While northern New Jersey was having a tornado, Manhasset Bay was having a lot of severe weather also. From reports of those who were on the bay late afternoon on Monday, July 27, the winds were howling at 83 knots, moorings were dragged some 40 feet and there was general mayhem on the bay. One boat owner, Morty Bleetstein, MBYC, told of how his boat, a Hunter 36, was rescued from disaster when the high winds opened his roller furled mainsail. Due to the quick efforts of Captain Murray, from Grace, the Bleetstein boat remained safe. Many small craft on docks were tossed around like small toys. Thankfully no one was hurt. A few days later, one source said that the Quantum Sail Loft was doing quite a lot of business to repair damage to owners’ sails. The weather has been quite unusual this season, with lots of rain. Maybe August will provide a nice month for sailing on Manhasset Bay and LIS. We can only hope!
Runners from all over Long Island are invited to join in the fun at the “Sands Point Preserve Sprint for the Feinstein Institute” on Saturday morning, Aug. 15. This 5 Kilometer running race offers a unique combination of paved paths and runner friendly trails (and a surprise or two ) through the woodlands and Long Island Sound vistas of the Sands Point Preserve, at the north end of the Port Washington peninsula.
The 216-acre Sands Point Preserve is an unparalleled mixture of natural and landscaped areas. Forests, meadows, beach and cliffs, gardens, and freshwater pond provide habitats for a variety of plants and animals. The proximity of different habitats provided the club the opportunity to create a 5 Kilometer course that will enable local runners and walkers to experience the various aspects of the entire preserve.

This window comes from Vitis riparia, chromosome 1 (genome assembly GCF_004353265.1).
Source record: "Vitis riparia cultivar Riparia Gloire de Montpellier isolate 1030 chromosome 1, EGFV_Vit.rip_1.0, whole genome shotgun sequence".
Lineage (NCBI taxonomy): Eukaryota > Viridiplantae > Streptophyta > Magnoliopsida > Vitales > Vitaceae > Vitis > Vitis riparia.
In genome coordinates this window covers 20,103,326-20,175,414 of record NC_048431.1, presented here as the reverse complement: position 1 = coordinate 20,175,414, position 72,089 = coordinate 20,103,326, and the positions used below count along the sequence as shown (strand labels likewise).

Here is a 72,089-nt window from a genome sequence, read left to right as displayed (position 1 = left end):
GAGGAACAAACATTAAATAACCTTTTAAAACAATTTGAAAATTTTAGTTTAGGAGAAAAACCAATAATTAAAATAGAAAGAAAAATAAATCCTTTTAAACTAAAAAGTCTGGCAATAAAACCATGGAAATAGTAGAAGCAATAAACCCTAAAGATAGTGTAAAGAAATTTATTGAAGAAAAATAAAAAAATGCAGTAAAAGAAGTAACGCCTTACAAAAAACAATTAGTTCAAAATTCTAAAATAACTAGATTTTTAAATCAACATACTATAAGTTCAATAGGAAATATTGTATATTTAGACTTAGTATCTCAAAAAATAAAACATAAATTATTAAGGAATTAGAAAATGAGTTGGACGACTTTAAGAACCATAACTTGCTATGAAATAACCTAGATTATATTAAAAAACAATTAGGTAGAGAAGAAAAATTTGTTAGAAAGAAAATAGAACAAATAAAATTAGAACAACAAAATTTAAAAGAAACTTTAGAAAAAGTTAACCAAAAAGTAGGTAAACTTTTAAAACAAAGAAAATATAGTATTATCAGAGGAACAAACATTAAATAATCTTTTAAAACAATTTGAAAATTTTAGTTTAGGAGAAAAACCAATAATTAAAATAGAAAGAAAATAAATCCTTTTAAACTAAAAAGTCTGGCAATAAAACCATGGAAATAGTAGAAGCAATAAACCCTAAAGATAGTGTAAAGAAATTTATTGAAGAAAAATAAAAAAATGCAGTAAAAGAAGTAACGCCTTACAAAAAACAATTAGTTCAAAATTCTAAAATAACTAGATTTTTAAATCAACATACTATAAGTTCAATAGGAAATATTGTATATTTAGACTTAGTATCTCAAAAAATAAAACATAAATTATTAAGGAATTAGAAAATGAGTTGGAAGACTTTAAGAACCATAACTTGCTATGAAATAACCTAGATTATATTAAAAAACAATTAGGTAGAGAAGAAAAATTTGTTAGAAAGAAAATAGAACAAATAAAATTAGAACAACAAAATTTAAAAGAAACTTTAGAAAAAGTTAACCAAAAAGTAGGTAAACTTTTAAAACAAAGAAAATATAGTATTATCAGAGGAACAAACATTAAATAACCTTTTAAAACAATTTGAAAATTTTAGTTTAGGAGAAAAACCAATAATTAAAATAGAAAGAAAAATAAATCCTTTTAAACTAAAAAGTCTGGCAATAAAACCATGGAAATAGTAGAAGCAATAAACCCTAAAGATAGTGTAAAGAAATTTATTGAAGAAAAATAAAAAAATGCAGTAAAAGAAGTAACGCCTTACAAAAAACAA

In Port Washington, if it is the first Sunday in June, then it must be the Chamber of Commerce’s Harbor FEST. And a wonderful part of this annual event is the Model Boat Regatta. For sailors and landlubbers alike, it just doesn’t get better than this! Take all the third-grade children in our area, introduce them to sailing by teaching them how to build their own boat, add in some nautical terms and sailing theory, and end the “teachable moment” with a real regatta with a starting sequence, crowds of friends, families and classmates – and you get the idea of “the happening” over at Baxter Estates on the morning of June 7.
The Community Chest of Port Washington invites all to participate in the annual Manhasset Bay Kayak Run, to be held on Aug. 8, starting at 9 a.m. at the Town Dock. The event provides an opportunity to explore Manhasset Bay via kayak, with checkpoints along the way to qualify for prizes.
The Kayak Run is a family event open to kayakers of all skill levels, with checkpoints along the way to qualify for prizes. It’s not a race and all are welcome. This year’s course will be more than six miles but there is no requirement to complete it, you can kayak as much as you like.
All you romantics out there, listen up! Ditto for mystery buffs….and adventurers, too.
Something big is going on in our backyard that you won’t want to miss. Well, not actually our backyard, but close. Out in Long Island Sound northwest of Sands Point to be exact. It’s Execution Rocks Lighthouse, that beacon of light that is full of mystery, and myths going back centuries. Seagoing vessels, racers, day sailors and cruisers all know about Execution Rocks Lighthouse – for if you don’t, you may end up on the rocks. Even those who don’t sail the high seas of Long Island Sound know about Execution Rocks Lighthouse.